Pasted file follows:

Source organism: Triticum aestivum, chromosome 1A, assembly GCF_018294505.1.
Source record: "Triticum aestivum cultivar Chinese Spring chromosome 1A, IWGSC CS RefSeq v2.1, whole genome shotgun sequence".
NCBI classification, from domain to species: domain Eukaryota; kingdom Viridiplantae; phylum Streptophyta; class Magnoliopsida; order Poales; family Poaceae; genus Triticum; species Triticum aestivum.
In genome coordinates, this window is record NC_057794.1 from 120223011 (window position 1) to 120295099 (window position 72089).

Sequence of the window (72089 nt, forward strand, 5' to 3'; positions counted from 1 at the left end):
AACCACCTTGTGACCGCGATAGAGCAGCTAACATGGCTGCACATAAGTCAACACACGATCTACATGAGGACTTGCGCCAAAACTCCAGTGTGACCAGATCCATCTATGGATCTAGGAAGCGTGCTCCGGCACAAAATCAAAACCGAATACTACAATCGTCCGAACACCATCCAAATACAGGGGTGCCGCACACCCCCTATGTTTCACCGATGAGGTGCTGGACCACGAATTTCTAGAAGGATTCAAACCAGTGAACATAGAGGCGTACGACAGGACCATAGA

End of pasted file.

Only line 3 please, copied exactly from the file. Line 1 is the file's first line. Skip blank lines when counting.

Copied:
NCBI classification, from domain to species: domain Eukaryota; kingdom Viridiplantae; phylum Streptophyta; class Magnoliopsida; order Poales; family Poaceae; genus Triticum; species Triticum aestivum.